Every weekend in May is a branding event, when the calves are separated from their moms to get their vaccinations, ear tags and castration. Some ranches will brand their calves, while others mark them with a distinct ear cut. It takes a lot of people to do a branding, and while some are paid, many volunteer. After the calves and moms are separated, cowboys and cowgirls will go rope a calf (it’s not so easy!). Once a hind leg is caught, they take the calf to the processing area, where a team does their work in just a couple minutes. Then the calf is released, and it’s time to go get the next calf. Up to about 600 calves can be processed this way, although that’s a long, all-day project, and usually the numbers are smaller. A big lunch is provided for everyone who helps out. You might see some branding events as you drive the roads — just look for those horse trailers.
This year’s graduating class from EskDale High School in Snake Valley is one. She’s the valedictorian. And the senior class president. And gets to have the stage to herself! Needless to say, schools are a little different in this very remote area. We basically have a one-room schoolhouse for grades kindergarten to second in Garrison, Utah, with one teacher for all three grades and 15 students. Then they go to Baker, Nevada for grades third through sixth, with one teacher for all grades (and fortunately some extra help for science, art, and music). Then junior and senior high school are at EskDale, Utah, about 20 miles from Baker. A bi-state agreement makes things work smoothly, and two school buses help collect and deliver students from distant locations. Some students live about 40 miles from school.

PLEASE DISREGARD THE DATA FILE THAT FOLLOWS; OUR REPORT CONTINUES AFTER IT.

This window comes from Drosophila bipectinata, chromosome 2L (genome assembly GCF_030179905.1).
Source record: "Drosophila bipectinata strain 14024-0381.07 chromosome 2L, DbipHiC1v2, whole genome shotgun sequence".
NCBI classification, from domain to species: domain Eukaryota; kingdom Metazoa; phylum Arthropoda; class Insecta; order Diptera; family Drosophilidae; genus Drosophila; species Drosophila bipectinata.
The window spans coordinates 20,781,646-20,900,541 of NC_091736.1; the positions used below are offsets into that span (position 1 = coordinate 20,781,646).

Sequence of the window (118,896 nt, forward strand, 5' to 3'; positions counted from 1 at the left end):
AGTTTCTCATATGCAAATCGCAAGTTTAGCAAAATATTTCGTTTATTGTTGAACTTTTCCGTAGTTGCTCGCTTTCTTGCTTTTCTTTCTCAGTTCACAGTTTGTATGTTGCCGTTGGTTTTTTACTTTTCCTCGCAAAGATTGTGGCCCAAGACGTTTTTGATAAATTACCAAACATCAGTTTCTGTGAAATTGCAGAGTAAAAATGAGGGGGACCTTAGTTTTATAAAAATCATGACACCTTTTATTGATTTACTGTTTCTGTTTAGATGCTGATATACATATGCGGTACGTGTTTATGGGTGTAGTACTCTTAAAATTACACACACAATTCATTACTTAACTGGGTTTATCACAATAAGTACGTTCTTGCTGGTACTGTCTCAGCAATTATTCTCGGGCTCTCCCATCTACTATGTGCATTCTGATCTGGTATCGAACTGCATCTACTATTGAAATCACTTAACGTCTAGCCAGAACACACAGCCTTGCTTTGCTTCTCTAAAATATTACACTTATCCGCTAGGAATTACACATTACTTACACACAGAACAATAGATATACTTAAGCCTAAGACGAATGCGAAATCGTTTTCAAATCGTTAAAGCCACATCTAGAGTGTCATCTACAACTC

R & R Rest Stop
Want to come to Baker and have some extra space to stay but still sleep on a bed? One great option is the R & R Rest Stop, a vintage 1952 recently refurbished trailer. Owners Rex and Rowena Leonard can offer plenty of advice on what to see and do in the area, as they’ve been long-time residents. Pets are allowed, and the views and reviews are great.
The Border Inn celebrates the Cinco de Mayo with a big party on Saturday night.
Great Basin National Park offers astronomy programs on Saturday nights. Bring a chair and blanket and enjoy a program and telescope views into the dark night sky. Memorial Day weekend generally kicks off the busy season for the area.
The Wheeler Peak Scenic Drive should be open to 10,000 feet, and there will likely be snow to play in at that elevation. Be sure to make your Lehman Cave tour reservations in advance at Recreation.gov, as they fill up fast.
And check out the yellow-bellied marmots on the Baker Creek road—just go slow, as they like to dig in the middle of the road and are slow moving out of the way.
— Gretchen Baker
Check out Gretchen’s fascinating outdoor adventure blog, Desert Survivor.